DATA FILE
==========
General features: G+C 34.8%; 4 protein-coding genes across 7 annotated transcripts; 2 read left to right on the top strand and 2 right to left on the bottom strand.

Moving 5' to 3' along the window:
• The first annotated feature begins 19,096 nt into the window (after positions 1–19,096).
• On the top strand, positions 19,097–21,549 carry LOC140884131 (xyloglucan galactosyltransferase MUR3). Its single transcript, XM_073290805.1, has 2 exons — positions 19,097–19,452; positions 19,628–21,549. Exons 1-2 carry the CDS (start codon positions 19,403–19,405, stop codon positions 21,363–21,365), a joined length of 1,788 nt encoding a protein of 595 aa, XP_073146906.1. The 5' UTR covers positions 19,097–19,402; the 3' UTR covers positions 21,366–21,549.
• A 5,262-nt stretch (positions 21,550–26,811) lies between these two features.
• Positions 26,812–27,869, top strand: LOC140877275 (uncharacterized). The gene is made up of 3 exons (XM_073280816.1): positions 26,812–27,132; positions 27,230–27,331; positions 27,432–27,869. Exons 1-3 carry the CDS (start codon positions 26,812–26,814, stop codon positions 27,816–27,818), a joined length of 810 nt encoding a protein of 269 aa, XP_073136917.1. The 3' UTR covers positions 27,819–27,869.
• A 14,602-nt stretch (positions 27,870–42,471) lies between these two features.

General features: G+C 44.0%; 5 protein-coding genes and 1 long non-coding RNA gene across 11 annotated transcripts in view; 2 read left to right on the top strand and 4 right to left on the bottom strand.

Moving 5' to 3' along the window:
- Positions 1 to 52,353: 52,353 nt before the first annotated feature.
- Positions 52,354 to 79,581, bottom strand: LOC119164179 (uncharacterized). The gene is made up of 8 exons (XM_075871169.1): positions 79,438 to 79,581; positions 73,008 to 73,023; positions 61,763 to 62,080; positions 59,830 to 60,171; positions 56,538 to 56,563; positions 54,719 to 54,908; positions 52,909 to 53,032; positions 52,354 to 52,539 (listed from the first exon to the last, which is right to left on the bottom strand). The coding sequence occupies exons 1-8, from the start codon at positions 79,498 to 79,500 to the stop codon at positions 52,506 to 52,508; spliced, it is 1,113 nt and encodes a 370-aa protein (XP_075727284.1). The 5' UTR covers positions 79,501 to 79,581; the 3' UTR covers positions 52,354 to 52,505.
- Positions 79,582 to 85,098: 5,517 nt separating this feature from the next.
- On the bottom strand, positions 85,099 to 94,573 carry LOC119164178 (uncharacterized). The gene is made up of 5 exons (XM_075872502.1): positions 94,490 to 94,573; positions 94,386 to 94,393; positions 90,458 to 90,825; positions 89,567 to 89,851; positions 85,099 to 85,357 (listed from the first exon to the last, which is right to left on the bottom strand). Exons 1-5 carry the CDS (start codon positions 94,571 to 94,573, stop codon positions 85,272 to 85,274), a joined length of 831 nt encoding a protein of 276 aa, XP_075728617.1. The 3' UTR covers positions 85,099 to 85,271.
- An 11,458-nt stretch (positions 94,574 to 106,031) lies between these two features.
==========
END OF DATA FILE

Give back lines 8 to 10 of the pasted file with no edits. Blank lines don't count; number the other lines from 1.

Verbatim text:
General features: G+C 44.0%; 5 protein-coding genes and 1 long non-coding RNA gene across 11 annotated transcripts in view; 2 read left to right on the top strand and 4 right to left on the bottom strand.

Moving 5' to 3' along the window:
- Positions 1 to 52,353: 52,353 nt before the first annotated feature.